We have recently uploaded some new resources on the Disaster Mental Health Hub: two online short courses, a Disaster Recovery Toolkit, two Community Stories, and a video. Read more.
Phoenix Australia is co-hosting an international roundtable of mental health experts in Sydney on Thursday and Friday to establish a world-first protocol to address mental health issues arising after a natural or man-made disaster.
The roundtable, a joint initiative of Phoenix Australia and The Prince’s Charities Australia, will develop an internationally agreed protocol to address the mental health impact of disasters and evaluate the effectiveness of the recommended intervention.
Disasters of natural and human origin represent a major threat to economies and to the health and wellbeing of communities around the world. As a result of climate change and international conflict, the intensity of disasters is projected to increase in the years ahead. Ample evidence demonstrates that such events can result in adverse mental health outcomes for a substantial minority of affected people, causing great distress and interfering with the ability to relate to loved ones and carry out normal occupational roles. Common problems include depression, grief, anxiety, posttraumatic stress, and substance misuse. The cost to the community in both human and financial terms is enormous, and is recognised by global agencies as one of the most urgent public health issues.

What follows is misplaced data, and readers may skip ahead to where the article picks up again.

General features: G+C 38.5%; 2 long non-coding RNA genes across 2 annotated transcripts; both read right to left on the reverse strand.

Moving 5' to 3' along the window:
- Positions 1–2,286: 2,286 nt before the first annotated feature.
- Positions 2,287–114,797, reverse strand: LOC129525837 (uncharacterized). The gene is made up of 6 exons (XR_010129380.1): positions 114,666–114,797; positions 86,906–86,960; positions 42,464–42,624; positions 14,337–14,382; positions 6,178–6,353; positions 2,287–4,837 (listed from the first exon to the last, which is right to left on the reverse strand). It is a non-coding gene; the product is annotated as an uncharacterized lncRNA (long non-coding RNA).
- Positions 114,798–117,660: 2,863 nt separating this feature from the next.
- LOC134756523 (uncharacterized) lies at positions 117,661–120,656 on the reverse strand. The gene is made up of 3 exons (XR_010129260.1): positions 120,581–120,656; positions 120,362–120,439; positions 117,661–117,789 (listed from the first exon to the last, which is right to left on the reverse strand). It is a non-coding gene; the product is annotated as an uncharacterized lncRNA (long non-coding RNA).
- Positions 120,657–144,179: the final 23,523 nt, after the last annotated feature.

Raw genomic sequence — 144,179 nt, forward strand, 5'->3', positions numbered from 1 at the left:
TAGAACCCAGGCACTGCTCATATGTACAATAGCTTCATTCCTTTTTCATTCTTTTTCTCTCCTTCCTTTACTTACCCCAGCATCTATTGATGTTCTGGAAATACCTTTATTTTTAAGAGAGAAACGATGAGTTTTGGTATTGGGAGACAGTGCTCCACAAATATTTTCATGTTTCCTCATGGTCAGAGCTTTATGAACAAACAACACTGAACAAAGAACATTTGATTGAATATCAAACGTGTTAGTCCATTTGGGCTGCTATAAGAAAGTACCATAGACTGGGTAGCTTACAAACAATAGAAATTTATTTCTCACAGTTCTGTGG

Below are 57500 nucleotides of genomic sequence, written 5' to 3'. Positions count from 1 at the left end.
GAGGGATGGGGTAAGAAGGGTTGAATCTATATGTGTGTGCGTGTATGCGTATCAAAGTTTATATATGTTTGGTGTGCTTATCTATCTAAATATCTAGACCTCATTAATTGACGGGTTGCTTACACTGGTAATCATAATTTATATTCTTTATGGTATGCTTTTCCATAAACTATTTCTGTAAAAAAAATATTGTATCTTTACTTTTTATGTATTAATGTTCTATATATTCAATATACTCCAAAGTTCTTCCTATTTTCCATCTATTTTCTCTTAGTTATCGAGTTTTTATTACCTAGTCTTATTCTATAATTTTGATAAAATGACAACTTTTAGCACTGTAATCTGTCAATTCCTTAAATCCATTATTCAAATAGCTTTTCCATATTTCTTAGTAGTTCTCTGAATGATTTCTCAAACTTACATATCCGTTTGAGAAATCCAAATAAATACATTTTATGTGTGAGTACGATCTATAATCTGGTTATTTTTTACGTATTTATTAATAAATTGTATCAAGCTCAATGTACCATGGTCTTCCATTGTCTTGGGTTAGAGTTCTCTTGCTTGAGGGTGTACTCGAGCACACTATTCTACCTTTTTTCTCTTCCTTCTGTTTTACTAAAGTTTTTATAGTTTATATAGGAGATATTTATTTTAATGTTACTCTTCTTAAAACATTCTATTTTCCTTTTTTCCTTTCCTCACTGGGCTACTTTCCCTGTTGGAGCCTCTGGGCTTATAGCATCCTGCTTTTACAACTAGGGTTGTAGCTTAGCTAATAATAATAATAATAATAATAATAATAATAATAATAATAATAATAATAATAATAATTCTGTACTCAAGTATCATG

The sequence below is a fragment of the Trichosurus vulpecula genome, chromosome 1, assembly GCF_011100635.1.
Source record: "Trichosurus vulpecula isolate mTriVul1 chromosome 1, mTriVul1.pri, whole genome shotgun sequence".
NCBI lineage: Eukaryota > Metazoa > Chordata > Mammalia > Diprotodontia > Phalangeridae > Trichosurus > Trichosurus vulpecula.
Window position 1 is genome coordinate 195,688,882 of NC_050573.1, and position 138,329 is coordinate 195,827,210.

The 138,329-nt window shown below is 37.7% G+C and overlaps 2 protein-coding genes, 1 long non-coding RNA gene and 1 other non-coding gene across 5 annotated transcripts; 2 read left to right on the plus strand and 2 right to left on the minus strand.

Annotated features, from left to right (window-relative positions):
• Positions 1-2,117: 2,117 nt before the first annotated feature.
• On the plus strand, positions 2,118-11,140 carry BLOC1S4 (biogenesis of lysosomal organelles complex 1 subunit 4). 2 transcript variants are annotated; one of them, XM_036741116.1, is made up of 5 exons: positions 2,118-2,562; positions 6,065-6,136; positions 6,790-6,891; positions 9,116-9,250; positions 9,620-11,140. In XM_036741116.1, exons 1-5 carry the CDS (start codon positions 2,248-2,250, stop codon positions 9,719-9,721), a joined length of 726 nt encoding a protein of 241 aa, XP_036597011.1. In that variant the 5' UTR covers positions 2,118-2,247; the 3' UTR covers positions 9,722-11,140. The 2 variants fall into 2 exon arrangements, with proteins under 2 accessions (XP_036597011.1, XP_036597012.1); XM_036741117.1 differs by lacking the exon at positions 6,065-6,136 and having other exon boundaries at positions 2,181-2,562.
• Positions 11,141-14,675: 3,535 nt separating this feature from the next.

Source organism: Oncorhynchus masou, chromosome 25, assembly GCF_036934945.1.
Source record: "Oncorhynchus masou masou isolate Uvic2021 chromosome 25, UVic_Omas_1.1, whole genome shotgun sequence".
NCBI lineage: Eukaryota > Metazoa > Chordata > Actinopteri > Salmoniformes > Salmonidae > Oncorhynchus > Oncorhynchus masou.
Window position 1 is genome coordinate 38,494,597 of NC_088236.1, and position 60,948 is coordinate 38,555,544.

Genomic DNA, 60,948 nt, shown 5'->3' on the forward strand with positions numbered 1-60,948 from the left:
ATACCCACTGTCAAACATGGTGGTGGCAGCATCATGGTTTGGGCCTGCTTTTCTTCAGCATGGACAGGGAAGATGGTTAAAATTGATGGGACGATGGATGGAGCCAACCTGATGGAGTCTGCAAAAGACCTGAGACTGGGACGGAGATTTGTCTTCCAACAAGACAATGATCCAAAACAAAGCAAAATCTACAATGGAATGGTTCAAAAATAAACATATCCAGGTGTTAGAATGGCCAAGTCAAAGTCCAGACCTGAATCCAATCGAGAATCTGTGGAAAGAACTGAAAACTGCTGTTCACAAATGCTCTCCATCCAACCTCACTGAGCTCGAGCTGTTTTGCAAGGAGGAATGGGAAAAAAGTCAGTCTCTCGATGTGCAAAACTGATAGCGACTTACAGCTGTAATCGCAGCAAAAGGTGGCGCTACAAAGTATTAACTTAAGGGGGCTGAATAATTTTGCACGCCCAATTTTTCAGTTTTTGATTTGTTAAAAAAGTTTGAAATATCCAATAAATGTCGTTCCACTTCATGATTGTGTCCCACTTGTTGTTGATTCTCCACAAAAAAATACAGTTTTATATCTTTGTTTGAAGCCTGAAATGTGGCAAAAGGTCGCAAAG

Director of Phoenix Australia, Professor David Forbes, said that, “Following a disaster, assistance is often deployed very effectively in the short term, however, it is critical to ensure that people are helped to re-adjust in the medium and long term, thereby preventing the development of serious, debilitating mental health conditions. What is needed is an effective and proven intervention to guide mental health recovery programs.”
The purpose of the roundtable is two-fold: to achieve consensus on an intervention model for sub-clinical psychological problems following disaster, and to develop a strategy to test the effectiveness of that intervention in post-disaster settings. The challenge will be to achieve a balance between a workable clinical model on the one hand, and a model that is amenable to controlled research on the other.
The roundtable will take place over 12 and 13 November 2015. Sir Angus Houston AK AFC is the patron of the roundtable, and the 22 delegates include leading trauma mental health experts from Australia, US, UK, Canada, and the Asia Disaster Preparedness Center.